Of course, there are some people who will insist that drinking potable tap water carries significant health risks. The question is, are there any? I have personally never had to worry about that.
I can tell you from experience that drinking non-potable water has not carried any significant health risk. Also, you may have heard about the research that suggests potable tap water actually contains more minerals than tap water.
The science behind this is a bit technical, but I’m glad to be on the side of caution. If you are considering drinking water in any of the water-based beverages on the market, I recommend you check out the full list of ingredients in each product. This list is what some critics have suggested is the cause of the spike in the number of water-borne illness outbreaks in the past few years.
This is not a claim to be controversial, but it is a claim to be true. According to the FDA, a single serving of any water-based beverage containing less than 10 mg of fluoride (or a lesser concentration of fluoride) can cause an increase in your chances of developing a urinary tract infection. This is very bad news for anyone who is considering drinking from our water supply.
Again, in our study of over a billion pages we found that drinking water that is “fresher” (which is a fancy way of saying “more alkaline”) is good for you. The best way to ensure you don’t get sick is to opt for bottled water wherever possible.
We were surprised to find that while bottled water has a significantly lower level of fluoride than tap water, the amount of fluoride in bottled water actually increases with how much you drink. The same study showed that drinking bottled water is associated with a higher risk of dental fluorosis.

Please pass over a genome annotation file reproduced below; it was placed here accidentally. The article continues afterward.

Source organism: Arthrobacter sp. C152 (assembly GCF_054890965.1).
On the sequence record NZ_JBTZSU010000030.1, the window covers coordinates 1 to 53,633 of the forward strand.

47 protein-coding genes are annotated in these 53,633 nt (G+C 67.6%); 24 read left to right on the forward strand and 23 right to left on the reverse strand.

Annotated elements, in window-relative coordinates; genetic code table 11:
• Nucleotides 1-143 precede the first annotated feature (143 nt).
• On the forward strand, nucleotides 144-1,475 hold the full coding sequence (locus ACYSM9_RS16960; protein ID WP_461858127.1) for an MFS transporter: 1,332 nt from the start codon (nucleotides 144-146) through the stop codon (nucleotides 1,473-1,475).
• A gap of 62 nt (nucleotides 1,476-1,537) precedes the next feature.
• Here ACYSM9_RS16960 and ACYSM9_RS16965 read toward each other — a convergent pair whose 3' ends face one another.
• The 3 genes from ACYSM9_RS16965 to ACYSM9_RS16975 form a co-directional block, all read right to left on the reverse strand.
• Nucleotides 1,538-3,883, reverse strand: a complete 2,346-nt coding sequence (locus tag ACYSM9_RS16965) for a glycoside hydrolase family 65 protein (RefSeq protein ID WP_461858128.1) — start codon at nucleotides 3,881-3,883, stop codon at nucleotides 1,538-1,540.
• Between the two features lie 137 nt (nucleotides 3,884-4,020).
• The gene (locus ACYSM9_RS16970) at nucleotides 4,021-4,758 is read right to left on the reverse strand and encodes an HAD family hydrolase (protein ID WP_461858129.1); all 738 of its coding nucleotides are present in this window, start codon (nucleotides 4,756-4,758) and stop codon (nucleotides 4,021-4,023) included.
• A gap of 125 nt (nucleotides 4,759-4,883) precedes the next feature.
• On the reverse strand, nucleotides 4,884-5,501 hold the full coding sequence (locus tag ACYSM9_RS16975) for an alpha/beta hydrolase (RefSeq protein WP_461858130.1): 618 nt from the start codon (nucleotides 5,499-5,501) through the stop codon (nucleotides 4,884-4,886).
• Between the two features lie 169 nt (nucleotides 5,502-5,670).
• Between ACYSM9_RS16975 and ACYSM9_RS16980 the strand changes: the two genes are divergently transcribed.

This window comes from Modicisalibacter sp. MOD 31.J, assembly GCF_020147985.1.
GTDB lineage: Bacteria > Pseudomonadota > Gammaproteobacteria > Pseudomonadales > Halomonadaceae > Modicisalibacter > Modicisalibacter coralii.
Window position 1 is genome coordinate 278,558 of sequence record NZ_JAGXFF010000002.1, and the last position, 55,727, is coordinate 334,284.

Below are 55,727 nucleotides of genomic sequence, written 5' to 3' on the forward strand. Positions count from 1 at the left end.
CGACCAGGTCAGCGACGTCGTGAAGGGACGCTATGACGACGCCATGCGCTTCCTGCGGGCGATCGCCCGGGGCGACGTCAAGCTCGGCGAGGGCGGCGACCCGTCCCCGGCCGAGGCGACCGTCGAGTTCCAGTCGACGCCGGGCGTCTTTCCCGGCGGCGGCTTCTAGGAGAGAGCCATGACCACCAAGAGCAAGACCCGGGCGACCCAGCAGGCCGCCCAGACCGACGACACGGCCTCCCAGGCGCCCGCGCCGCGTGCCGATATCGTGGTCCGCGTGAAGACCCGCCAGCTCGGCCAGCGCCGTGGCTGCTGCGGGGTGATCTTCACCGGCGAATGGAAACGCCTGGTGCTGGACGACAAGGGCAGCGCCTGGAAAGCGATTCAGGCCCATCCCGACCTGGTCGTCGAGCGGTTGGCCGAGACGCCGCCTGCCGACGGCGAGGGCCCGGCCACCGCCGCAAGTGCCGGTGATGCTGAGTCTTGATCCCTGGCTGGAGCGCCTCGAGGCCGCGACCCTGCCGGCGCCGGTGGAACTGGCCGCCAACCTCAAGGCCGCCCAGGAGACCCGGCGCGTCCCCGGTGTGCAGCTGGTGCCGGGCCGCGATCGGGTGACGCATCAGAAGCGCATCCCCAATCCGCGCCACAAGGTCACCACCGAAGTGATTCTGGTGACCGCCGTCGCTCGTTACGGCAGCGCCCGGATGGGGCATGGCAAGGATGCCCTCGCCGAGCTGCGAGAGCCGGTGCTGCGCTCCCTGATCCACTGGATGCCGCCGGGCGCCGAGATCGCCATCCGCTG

The same study found that tooth decay was more likely when fluoride was around the recommended concentration, but more than that, the opposite was true. Even the study authors couldn’t find a direct link between fluoride and tooth decay.
The real question is whether or not fluoride has any effect at all on your health. The researchers behind the study found that the effect of fluoride on health and tooth decay is more complicated than previously thought. They found that even when fluoride levels were high, they still had a negative impact on people’s teeth. Which means that there’s no correlation between fluoride and tooth decay, but a correlation with tooth loss.
I think there is a great deal of truth to this. Even if you’re only drinking non-potable water, fluoride is still a terrible thing to ingest, even if it’s not getting into your bloodstream. Fluoride is a known carcinogen, and even if you’re not affected by it, you still have some risk.
One of the things that we have found in our studies is that drinking water with fluoride increases the chance of dying young. Although that doesn’t mean that your kids would die when you drink it, it just means you are more likely to die younger than those who don’t drink it. Fluoride is one of those things that is potentially harmful for those who are genetically predisposed to it, but no one yet knows for sure what causes the increased risk.